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(Thomas Brooks, "Heaven on Earth" 1667)
Saving faith is soul-softening, it is soul-mollifying.
Peter believes soundly—and weeps bitterly.
Mary Magdalene believes much—and weeps much.
Faith sets . . .
a wounded Christ,
a bruised Christ,
a despised Christ,
a pierced Christ,
a bleeding Christ
—before the soul, and this makes the soul sit down
and weep bitterly: "…and they shall look upon me
whom they have pierced, and they shall mourn for him,
(all gospel-mourning flows from believing), as one
mourneth for his only son, and shall be in bitterness
for him, as one that is in bitterness for his firstborn.”
Oh! the sight of those wounds which their sins have
made—will wound their hearts through and through!
It will make them lament over Christ with a bitter
lamentation. Ah! nothing will kindly, sweetly, and
effectually break the hardened heart of a sinner,
but faith's beholding the blood of Christ trickling
down His sides!
That Christ should love man when he was most unlovely;
that man's extreme misery should but inflame Christ's
affections of love and mercy—this melts the believing soul.
That Christ should leave the eternal bosom of His Father;
that He who was equal with God—should come in the form
of a servant; that He who was clothed with glory—should
be wrapped in rags; that He whom the heaven of heavens
could not contain—should be cradled in a manger; that from
His cradle to His cross—His whole life should be a life of
sorrows and sufferings; that the Judge of all flesh should
be condemned; that the Lord of life should be put to death;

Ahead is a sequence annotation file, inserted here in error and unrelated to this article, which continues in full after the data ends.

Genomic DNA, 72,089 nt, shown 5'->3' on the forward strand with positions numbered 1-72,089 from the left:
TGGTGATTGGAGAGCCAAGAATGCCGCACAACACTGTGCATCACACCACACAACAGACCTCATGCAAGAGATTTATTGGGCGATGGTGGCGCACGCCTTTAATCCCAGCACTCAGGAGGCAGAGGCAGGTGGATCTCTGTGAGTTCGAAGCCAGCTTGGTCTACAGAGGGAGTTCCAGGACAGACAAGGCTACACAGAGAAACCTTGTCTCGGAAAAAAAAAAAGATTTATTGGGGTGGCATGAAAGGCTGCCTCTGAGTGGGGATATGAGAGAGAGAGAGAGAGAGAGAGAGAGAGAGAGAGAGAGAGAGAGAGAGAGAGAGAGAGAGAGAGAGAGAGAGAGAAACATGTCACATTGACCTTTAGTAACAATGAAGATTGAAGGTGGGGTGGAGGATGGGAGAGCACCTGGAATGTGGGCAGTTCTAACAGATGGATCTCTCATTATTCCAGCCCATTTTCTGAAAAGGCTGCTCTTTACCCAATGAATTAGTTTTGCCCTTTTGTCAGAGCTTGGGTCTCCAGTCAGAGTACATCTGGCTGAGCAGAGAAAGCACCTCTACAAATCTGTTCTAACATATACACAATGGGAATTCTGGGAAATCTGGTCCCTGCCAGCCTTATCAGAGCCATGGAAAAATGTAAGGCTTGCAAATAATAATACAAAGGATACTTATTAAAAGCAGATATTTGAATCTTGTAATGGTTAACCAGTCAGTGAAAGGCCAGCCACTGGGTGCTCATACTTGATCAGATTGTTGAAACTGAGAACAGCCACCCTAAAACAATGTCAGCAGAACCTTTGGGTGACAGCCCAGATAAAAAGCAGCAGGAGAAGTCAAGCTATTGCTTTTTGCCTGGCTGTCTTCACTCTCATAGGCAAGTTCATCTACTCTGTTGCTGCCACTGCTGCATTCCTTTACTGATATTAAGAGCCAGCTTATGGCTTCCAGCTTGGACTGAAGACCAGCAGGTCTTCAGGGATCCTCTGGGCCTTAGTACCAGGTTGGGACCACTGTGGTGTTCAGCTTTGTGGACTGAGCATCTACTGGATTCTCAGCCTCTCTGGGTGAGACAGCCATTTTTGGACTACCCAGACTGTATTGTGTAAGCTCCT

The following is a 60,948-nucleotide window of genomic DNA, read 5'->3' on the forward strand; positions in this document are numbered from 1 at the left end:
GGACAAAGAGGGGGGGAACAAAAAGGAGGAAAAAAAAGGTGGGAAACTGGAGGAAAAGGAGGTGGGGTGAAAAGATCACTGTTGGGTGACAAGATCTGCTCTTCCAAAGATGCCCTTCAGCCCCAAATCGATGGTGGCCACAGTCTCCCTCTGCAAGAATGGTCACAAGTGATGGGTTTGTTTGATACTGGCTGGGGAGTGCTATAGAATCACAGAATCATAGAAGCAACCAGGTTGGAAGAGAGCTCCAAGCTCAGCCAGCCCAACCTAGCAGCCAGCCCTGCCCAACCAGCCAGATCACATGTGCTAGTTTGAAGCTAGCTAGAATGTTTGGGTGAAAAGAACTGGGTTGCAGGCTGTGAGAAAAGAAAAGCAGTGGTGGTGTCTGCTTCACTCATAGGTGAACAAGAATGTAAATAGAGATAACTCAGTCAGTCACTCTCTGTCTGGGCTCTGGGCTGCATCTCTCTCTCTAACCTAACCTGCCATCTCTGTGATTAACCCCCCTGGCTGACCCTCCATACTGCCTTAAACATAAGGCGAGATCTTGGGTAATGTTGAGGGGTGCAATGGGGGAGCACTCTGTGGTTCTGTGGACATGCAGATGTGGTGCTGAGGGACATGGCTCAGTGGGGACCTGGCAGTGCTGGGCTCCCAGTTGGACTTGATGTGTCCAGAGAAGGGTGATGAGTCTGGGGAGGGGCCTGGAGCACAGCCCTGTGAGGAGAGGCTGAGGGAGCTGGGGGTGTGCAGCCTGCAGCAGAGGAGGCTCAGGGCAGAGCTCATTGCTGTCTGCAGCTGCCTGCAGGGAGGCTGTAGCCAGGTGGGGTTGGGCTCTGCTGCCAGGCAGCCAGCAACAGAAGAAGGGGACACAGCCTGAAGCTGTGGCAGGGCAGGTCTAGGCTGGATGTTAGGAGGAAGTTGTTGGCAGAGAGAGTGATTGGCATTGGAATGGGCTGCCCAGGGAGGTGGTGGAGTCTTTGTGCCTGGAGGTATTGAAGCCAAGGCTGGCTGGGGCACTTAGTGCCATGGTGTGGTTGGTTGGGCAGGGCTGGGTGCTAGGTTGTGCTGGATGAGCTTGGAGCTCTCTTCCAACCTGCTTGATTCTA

that He who was His Father's joy—should in anguish of spirit
cry out, 'My God, My God, why hast thou forsaken Me?' that
that head which was crowned with honour—should be crowned
with thorns; that those eyes which were as a flame of fire,
which were clearer than the sun—should be closed up by the
darkness of death; that those ears which were used to hear
nothing but hallelujahs—should hear nothing but blasphemies;
that that face which was white and ruddy—should be spit upon
by the beastly Jews; that that tongue which spoke as never
any man spoke, yes, as never any angel spoke—should be
accused of blasphemy; that those hands which swayed both
a golden sceptre and an iron rod, and those feet which were
as fine brass—should be nailed to the cross—and all this for
man's transgression, for man's rebellion! Oh! the sight of
these things, the believing of these things, makes a
gracious soul to break and bleed, to sigh and groan,
to mourn and lament!
True faith is a heart-breaking, a heart-melting faith.
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